On July 10, a Lebanese Druze-Shiite couple, Omar Abdel Baki and Najwa Sbeity, tied the knot in a civil ceremony in Dhour Choueir. The couple was physically present in Lebanon, a country where civil marriage is prohibited unless carried out abroad (based on decree 60 L.R. of 1936), and where personal status matters are regulated by the religious communities’ laws.
But this union took place online, officiated by Christopher Scuderi, an American judge who was physically present in the state of Utah while performing it.
Utah is a state that since 2020 and following the outbreak of COVID-19 pandemic has recognized virtual marriage ceremonies, even when the couples are in another country.
Abdel Baki and Sbeity are not the first Lebanese to get a virtual civil marriage — or at least so they think, in the absence of data from the Ministry of Interior.
On the other hand, they are the first to publicize their approach, with the aim of presenting the authorities with a fait accompli and officially registering their marriage in the civil status registry.
The couple told L’Orient-Le Jour that they believe they should not face any problem registering their civil marriage, since the court in charge of making it official is located in the United States, in Utah, which has legalized virtual marriages — the marriage, they said, is as if they were abroad.
Breaking codes and freeing couples
To do so, the marriage certificate signed by the couple and the American judge will have to go through the Lebanese consulate in the United States, before being sent to the Lebanese Ministry of Foreign Affairs and the Ministry of Interior.
However, the Ministry of Interior refused to comment on the admissibility of the procedure for the time being.
A sources with the ministry promised, however, that “the matter will be discussed when the documents arrive. But not before that.”
Here’s a closer look at a marriage ceremony that aims to break the codes and free couples from the yoke of religious communities, their patriarchal and even macho laws, which discriminate against women.
Abdel Baki, a math professor, and Sbeity, an English professor, are in their 40s. Each having had a first marriage, they just wanted to be together.
The couple are members of the Syrian Social Nationalist Party, which calls for the separation of religion and state and for a unified personal status law that recognizes civil marriage and grants equal rights and duties to both spouses.
The couple was also confronted with a very Lebanese reality. Sbeity’s passport had expired, and it was almost impossible for her to renew it in light of the unprecedented crisis crippling the country.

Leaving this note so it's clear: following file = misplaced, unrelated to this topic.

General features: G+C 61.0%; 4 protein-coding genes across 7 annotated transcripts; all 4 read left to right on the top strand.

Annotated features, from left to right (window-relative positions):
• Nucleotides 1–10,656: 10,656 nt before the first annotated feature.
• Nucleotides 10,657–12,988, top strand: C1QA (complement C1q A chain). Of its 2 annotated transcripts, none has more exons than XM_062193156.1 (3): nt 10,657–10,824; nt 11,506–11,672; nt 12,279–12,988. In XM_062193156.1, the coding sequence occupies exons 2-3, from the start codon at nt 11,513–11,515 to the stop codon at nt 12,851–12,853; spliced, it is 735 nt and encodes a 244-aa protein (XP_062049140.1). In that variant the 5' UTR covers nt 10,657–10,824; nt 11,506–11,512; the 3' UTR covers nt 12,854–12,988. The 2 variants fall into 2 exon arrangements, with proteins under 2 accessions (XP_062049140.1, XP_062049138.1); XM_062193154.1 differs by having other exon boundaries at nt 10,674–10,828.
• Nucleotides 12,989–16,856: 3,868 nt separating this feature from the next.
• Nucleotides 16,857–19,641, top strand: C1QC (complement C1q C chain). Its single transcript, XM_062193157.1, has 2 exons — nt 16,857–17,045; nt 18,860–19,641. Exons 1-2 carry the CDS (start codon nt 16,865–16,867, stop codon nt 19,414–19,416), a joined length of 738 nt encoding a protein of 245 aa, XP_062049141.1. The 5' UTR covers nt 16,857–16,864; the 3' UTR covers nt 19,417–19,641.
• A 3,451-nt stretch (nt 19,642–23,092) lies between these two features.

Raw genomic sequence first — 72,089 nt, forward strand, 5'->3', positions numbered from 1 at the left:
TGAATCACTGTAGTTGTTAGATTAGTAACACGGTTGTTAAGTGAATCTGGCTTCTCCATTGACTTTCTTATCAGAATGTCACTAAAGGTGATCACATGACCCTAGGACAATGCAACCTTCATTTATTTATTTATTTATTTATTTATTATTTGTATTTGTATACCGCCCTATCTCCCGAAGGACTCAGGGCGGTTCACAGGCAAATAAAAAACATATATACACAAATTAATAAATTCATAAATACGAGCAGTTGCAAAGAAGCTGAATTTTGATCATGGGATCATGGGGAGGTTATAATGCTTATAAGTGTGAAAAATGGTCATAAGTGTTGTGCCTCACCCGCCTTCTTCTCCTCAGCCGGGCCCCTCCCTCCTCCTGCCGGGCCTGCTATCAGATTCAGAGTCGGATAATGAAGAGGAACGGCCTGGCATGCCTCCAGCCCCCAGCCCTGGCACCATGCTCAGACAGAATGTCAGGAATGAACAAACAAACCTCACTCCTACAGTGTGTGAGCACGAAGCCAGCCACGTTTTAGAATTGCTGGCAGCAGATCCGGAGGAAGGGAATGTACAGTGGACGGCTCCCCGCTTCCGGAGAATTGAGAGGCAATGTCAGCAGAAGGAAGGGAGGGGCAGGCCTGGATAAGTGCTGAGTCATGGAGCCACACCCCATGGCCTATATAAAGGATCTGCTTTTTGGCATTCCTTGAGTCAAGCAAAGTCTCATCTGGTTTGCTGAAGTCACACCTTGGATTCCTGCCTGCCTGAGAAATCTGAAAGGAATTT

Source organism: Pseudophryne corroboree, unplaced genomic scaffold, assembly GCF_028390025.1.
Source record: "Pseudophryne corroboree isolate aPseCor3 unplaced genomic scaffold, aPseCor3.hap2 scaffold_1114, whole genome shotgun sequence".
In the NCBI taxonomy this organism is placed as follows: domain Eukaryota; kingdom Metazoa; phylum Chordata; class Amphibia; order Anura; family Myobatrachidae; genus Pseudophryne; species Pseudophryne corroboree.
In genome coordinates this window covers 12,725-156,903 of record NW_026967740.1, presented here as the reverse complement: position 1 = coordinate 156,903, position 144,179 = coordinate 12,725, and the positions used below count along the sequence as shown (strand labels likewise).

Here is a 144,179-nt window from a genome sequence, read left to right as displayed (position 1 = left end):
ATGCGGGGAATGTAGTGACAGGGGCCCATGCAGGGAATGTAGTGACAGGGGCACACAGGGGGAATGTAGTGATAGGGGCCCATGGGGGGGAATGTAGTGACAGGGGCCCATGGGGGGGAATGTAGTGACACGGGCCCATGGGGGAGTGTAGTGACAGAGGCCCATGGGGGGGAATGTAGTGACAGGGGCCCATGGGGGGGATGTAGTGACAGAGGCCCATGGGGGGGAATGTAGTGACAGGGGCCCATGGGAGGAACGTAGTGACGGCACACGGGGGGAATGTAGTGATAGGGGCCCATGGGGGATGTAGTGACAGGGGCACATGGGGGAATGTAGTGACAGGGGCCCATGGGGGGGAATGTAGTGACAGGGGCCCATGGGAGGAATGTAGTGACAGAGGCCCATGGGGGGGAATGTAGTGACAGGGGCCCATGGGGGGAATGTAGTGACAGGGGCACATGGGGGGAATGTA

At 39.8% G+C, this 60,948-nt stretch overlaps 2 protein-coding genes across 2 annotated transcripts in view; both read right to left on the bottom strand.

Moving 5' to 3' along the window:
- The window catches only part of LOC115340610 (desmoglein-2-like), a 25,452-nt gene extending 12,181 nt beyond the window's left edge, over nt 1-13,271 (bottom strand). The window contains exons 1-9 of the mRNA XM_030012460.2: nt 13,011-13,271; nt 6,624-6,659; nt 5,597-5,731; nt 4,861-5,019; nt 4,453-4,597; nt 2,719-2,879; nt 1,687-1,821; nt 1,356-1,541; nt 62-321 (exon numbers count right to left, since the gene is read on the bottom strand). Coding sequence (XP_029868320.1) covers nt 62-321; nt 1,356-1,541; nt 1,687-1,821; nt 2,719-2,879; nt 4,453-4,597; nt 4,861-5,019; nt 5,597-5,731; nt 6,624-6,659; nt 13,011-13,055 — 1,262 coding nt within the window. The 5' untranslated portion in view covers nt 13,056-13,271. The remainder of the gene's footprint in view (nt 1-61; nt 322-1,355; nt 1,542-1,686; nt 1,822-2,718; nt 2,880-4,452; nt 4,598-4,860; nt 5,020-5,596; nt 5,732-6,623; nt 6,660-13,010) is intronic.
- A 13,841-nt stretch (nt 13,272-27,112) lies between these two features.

“So, we were looking for a way to get married in Lebanon,” said the university professor and English coordinator at a private school. The certified translation of her ID card served as an official document.
While the couple had a “national marriage,” as per the SSNP’s customs, they soon realized that it had no legal standing.
It’s not about removing one’s religion
However, it was not on the table for them to remove their religion from the civil status registry, as Khouloud Succariye and Nidal Darwiche, the first couple ever to tie the knot in a civil ceremony in Lebanon, had done in 2012.
“Each of us will keep their religion. We even had a religious marriage ceremony, before this civil one, administered by a Shiite sheikh, since the Druze religious sect to which I belong is against interfaith marriage,” said Abdel Baki.
The couple had informed the sheikh of their intention to get a civil marriage and to register it with the Lebanese authorities.
“He administered our marriage with full knowledge of the facts,” he said.
At the same time that Omar and Najwa were searching for the right address to get married, the Antoun Saade Cultural Foundation of the SSNP launched an initiative to assist couples in getting a virtual marriage while physically present in Lebanon, with all costs covered.
This initiative is in line with the principles of the SSNP, which submitted to Parliament a unified personal status bill in 1998.
“This draft law, which establishes civil marriage, is based on equality between the spouses, advocates the separation of religion and politics and lifts barriers between different religious communities,” said Dia Hassan, the cultural foundation’s head. “Unfortunately, it has been shoved in a drawer in Parliament.”